Edgar Degas’ sculpture “Little Dancer” took a hit from climate change activists at the National Gallery of Art in D.C. last Thursday. An argument can be made that the sculpture warranted a dressing down, but not for the reason given.

The Washington Post quotes protester Joanna Smith who helped smear the plexiglass case protecting the sculpture with black and red paint: “We need our leaders to take serious action, to tell us the truth about what’s happening with the climate.”

Vandalizing a sculpture of a young ballerina to save the planet doesn’t make sense.

There’s no connection between one and the other. Even so, there’s plenty of reason to rage against this display.

He didn’t do it

For one thing, Degas didn’t make the sculpture that the National Gallery displays. Made of bronze, it was cast after the artist died. Encasing this work as if it were a precious one-of-a-kind objet d’art seems like a bad joke played on the public.

A 1995 College Art Association report titled “Degas Bronzes?” contended that the bronze work isn’t even a direct reproduction of the original. A plaster mold of the original was used for the bronzes, which would make it a reproduction of a reproduction.

The process of casting the figure began after Degas’ death when his dealer, Durand-Ruel, found 150 wax figures in the artist's studio and made a deal with Degas' brother and sister to cast 74 of them in bronze in an edition of 22.

How much does this matter? Imagine if the Louvre’s “Mona Lisa,” which is held in anti-reflective, climate-controlled, bulletproof glass case, was just a photocopy of the original. You might feel like throwing paint at it, wouldn’t you?

Likely, Degas would have joined the paint-throwing party. He didn’t like bronze. He thought the metal material was too permanent and ill-suited to the way he worked, which involved constant change and revision.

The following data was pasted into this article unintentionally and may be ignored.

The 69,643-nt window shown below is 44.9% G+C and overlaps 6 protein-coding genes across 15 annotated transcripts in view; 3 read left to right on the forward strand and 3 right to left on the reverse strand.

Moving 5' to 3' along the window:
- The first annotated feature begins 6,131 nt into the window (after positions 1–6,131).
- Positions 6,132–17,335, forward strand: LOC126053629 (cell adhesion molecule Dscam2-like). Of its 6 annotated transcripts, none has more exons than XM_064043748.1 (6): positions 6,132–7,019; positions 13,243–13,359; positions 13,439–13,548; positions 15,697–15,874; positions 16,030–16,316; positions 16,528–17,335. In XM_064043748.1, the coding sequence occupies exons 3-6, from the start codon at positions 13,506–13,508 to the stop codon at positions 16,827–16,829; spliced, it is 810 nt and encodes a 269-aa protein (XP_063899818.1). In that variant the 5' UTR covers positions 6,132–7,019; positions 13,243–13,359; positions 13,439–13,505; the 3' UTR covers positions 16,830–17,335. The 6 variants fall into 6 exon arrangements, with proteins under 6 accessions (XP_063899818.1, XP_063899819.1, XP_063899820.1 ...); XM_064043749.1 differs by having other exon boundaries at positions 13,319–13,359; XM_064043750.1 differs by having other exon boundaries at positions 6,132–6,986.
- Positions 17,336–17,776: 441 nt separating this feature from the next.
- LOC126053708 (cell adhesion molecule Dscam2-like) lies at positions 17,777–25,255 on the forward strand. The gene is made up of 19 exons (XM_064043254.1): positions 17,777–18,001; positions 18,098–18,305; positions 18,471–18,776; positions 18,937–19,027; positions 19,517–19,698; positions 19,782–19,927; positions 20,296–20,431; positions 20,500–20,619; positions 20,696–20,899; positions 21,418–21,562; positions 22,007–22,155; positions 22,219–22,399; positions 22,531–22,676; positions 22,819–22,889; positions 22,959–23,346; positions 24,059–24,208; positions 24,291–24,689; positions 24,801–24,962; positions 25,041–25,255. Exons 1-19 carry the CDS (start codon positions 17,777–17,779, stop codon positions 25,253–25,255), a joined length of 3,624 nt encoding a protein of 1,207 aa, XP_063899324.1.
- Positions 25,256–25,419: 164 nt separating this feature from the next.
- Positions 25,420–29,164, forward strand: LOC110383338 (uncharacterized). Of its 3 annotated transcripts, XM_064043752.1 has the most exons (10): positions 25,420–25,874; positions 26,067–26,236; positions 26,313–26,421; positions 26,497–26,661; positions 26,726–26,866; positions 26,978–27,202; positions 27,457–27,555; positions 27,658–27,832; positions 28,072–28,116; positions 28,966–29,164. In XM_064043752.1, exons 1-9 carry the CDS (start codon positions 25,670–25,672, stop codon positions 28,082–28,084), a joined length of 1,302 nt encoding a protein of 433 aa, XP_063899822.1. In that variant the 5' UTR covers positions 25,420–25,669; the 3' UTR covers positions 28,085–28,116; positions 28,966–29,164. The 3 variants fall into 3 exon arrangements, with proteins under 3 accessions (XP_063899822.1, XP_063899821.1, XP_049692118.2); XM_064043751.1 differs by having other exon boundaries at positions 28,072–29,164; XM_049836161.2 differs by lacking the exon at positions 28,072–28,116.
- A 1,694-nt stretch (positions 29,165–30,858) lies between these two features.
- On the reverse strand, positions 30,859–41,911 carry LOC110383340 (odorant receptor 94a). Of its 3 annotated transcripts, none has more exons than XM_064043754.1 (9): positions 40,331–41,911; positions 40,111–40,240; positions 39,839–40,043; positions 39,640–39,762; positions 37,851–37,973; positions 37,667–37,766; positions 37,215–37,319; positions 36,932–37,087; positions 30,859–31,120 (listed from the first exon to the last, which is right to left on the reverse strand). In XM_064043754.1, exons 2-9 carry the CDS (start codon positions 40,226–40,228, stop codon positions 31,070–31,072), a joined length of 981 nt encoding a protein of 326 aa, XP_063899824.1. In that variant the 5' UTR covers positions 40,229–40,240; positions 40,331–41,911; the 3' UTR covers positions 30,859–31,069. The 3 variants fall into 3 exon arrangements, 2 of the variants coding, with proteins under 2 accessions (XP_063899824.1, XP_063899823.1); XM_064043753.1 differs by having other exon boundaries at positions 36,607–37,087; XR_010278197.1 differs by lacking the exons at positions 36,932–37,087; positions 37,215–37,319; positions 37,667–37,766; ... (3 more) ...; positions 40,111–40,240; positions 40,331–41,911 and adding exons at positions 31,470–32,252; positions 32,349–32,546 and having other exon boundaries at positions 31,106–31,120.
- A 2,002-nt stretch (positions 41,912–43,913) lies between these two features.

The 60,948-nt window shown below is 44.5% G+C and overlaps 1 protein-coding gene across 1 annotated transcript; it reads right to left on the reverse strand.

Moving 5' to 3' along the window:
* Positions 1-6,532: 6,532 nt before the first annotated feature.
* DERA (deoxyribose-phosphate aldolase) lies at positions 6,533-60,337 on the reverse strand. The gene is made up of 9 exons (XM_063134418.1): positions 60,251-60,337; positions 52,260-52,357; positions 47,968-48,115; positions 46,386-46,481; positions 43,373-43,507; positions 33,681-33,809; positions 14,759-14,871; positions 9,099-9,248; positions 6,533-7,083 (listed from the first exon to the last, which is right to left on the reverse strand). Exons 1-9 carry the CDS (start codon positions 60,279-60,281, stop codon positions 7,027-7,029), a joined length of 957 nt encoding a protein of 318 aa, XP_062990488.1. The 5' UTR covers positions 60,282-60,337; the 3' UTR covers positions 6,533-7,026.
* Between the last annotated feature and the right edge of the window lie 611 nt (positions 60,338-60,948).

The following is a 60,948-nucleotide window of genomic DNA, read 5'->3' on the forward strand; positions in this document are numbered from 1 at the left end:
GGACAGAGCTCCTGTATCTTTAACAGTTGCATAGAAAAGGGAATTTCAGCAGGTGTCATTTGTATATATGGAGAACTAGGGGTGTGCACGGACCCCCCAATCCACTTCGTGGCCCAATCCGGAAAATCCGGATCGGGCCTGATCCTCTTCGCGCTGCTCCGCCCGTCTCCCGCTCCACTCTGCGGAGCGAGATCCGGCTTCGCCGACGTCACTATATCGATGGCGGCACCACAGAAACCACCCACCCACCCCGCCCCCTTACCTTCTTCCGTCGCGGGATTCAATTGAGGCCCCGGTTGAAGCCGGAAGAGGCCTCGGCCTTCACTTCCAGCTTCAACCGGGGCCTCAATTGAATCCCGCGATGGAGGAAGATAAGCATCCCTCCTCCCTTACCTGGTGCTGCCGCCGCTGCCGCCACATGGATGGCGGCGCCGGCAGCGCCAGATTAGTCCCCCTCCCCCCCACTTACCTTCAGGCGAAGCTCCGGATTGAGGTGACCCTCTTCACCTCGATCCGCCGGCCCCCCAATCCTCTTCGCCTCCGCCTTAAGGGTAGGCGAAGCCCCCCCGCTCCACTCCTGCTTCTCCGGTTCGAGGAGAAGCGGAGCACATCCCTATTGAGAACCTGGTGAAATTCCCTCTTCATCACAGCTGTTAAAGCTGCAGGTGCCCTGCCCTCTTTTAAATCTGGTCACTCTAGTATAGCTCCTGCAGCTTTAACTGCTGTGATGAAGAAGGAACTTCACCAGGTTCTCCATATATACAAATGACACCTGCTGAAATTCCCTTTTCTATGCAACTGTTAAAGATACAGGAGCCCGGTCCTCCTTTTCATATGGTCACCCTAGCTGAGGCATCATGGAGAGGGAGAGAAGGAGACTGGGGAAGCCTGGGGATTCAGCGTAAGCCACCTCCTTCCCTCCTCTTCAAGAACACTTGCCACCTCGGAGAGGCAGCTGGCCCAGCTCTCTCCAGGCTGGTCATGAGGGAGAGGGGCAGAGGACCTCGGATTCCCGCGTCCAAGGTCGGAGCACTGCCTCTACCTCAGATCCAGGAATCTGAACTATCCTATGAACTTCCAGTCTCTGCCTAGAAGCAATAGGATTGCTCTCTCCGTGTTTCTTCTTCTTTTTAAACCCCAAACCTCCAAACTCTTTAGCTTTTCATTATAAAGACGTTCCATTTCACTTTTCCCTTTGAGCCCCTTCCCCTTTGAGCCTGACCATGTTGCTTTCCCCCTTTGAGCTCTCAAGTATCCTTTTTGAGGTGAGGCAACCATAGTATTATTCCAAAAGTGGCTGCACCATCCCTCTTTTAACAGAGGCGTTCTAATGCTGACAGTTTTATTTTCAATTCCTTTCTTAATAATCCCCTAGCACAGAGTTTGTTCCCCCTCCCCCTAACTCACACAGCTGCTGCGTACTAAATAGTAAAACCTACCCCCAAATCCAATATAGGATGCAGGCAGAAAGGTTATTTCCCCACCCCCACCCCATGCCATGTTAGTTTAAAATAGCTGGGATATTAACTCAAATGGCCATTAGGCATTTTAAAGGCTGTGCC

The 19th-century art critic Francois Thiebault-Sisson recalled a conversation with the artist in his book “Degas Sculpture.”

Wishful thinking

The artist told the critic that he modeled the waxworks merely as exercises for his paintings: "Since no one will ever see these efforts, no one should think of speaking about them, After my death, all that will fall apart by itself."

But, wait.

The National Gallery notes on its website that it has "the largest and most important collection of Degas’ surviving original sculpture in the world." Why, then, display some second generation copy when you’re sitting on a trove of the real thing?

Robert W. Torchia, an art professor at the University of North Florida has also questioned the authenticity of the bronze, saying: "Museums should just come out and say what's true. Then it'd be a non-story. Evasive posturing is unnecessary."

Such posturing could be seen in a New York Post account of the attack on the bronze work in the words of the National Gallery director Kaywin Feldman: “We unequivocally denounce this physical attack on one of our works of art and will continue to share information as it becomes available.”

How about “unequivocally” sharing information about the fact that the vandalized Degas isn’t a Degas?